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Buhari offsetting economic sustainability plan


Sir: Recently, the World Bank published the Nigeria development update. The report is part of a series assessing economic and social developments in Nigeria.

The report provides an in-depth examination of economic policy and analysis of Nigeria’s medium-term development and sustainability plan. The contents of the report are valuable information for policymakers, businessmen and members of the Presidential Council of Economic Advisers.

Some of the report’s forecasts are that the current recession will be twice as deep as the economic recession of 2016. Its projection is that the Nigerian economy would contract by 3.2 per cent this year. It assumes a yearly average oil price of $30 per barrel. It also assumes COVID-19 would have started easing out by the second quarter of 2020. This revised growth projection is over five percentage points below the pre-COVID-19 forecast of 2.1 per cent. The forecast makes the 2020 recession the deepest since 1980. It shows Nigeria’s sustainability outlook highly uncertain.  Moreover, a more severe domestic outbreak of the pandemic and a protracted decline in oil price relative to World Bank’s projections would deepen Nigeria’s recession.


However, the World Bank sees bold reforms as the only way out of the woods. Thus, in the near future, a coordinated fiscal and monetary policy initiatives will be necessary to ease the human and economic costs of the pandemic. Indeed, bold reforms represent the panacea for a robust and sustainable recovery from the recession. But Buhari’s penchant for borrowing money from whoever would lend him is compounding and offsetting the economic sustainability plan. While dealing with the disruption caused by the pandemic a post-COVID-19 reform package should be in the works to overcome Nigeria’s persistent economic challenges particularly her low level of productivity. Meanwhile, in the context of this pervasive policy and regulatory uncertainty, weakening demand and rising economic headwinds, net Foreign Direct Investment (FDI) inflows fell in 2019 by eight per cent from their already low level $2 billion or 0.5 per cent of Nigeria’s GDP. Sadly, Nigeria’s shift from FDI to foreign loans to finance national development exacerbates our vulnerability and is offsetting Nigeria’s sustainability plan.
Bayo Ogunmupe wrote from Lagos.
Our net external reserves fell from US$42.1 billion in 2018 to US$37.8 billion by the end of 2019. That is equivalent to 4.6 months of imports and intensified pressure on naira exchange rate. These variables are markedly worse than on the eve of the 2016 recession. Government revenue as a percentage of our GDP to fall by 5 per cent, this is expected due to the slump in the global oil price. The sudden fall in revenue comes just when our resources are needed to contain the COVID-19 outbreak, creating a financial gap that threatens to destabilize the economy. Lower government revenues are offsetting sustainability plan for the implementation of N2.3 trillion stimuli lined up to soften COVID-19 wrecking of the economy.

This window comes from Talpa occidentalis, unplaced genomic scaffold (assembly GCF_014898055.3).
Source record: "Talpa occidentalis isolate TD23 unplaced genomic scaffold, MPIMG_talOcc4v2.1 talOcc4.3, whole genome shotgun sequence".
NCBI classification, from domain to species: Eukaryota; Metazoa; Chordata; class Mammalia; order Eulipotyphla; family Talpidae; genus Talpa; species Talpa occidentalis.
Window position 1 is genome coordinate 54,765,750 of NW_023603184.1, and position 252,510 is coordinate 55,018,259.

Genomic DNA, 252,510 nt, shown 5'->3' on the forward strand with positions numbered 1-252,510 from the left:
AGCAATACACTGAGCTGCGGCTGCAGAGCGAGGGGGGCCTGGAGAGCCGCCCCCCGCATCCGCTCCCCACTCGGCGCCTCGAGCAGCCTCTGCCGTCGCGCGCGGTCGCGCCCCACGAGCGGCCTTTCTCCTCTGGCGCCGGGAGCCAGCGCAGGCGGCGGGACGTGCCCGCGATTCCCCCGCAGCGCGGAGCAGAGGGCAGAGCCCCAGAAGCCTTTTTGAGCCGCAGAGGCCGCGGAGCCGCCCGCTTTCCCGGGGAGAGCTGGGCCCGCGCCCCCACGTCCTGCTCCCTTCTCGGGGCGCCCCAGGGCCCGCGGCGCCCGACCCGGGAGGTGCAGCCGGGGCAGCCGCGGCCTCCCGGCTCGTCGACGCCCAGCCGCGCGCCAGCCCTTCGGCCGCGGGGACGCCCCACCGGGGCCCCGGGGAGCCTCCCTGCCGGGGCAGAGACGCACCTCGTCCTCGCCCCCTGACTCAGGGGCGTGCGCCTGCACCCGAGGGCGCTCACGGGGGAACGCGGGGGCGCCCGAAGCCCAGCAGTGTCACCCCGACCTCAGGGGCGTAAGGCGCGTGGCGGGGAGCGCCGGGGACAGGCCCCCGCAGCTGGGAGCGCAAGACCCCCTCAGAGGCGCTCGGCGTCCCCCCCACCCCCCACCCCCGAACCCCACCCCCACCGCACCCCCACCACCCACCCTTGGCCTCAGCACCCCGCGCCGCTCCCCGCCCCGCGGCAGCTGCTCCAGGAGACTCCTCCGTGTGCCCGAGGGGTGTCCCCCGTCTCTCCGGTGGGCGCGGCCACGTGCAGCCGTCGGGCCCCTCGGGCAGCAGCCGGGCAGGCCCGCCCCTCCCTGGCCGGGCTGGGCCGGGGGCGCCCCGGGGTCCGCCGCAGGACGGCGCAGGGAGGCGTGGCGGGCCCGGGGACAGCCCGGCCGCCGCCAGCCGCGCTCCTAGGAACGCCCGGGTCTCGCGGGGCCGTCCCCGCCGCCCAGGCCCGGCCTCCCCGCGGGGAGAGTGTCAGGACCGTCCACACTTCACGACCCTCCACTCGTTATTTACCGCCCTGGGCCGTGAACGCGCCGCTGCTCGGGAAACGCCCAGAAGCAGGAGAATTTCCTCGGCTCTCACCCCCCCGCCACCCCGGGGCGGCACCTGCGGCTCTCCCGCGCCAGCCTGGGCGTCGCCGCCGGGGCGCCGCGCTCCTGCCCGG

As a response to the pandemic, the Federal Government has an opportunity to collaborate with Nigerians in the Diasporas. In short-term policy reforms, the government could encourage skilled emigrants to return and perhaps attract foreign workers with valuable knowledge and advanced skills. But on its own part, the International Monetary Fund (IMF) released its own report of the future of the Nigerian economy. In its report titled: A Crisis like No Other, it envisaged a further plunge in Nigeria’s growth from -3.4 per cent to -5.4 per cent in 2020. It posits that Covid-19 would wreak a more negative impact than anticipated. In 2021, global growth is projected to be 5.4 per cent.


The Federal Government launched the Economic Sustainability Plan with the objective of stimulating the economy by preventing business collapse, ensuring liquidity and using labour-intensive methods to boost agriculture, facility maintenance and housing. However, the Central Bank of Nigeria is mitigating the holocaust by pumping money into the economy to contain the negative impact of the pandemic. By the same token, much of the external loans are already secured for either balance of payment support or for infrastructure have moratoriums effectively postponed for repayment obligations. More graciously, the oil price is beginning to climb following compliance with production agreements coupled with the fact the economy is gradually being reopened.

Moreover, the World Bank just approved Nigeria’s long-standing request for a loan by releasing its first tranche of $750 million to support Nigeria’s electricity sector. This fresh injection of credit will contribute to fixing CBN’s beleaguered balance sheet. The fund which could rise to $3 billion was approved for the CBN as part of World Bank’s support programme to ameliorate incessant lending to the government. The CBN has been giving unbudgeted credit to fund the power sector since 2014. The CBN last bailout in August 2019 was worth N600 billion. Government has spent more than N1.5 trillion since 2014.

Bayo Ogunmupe wrote from Lagos.


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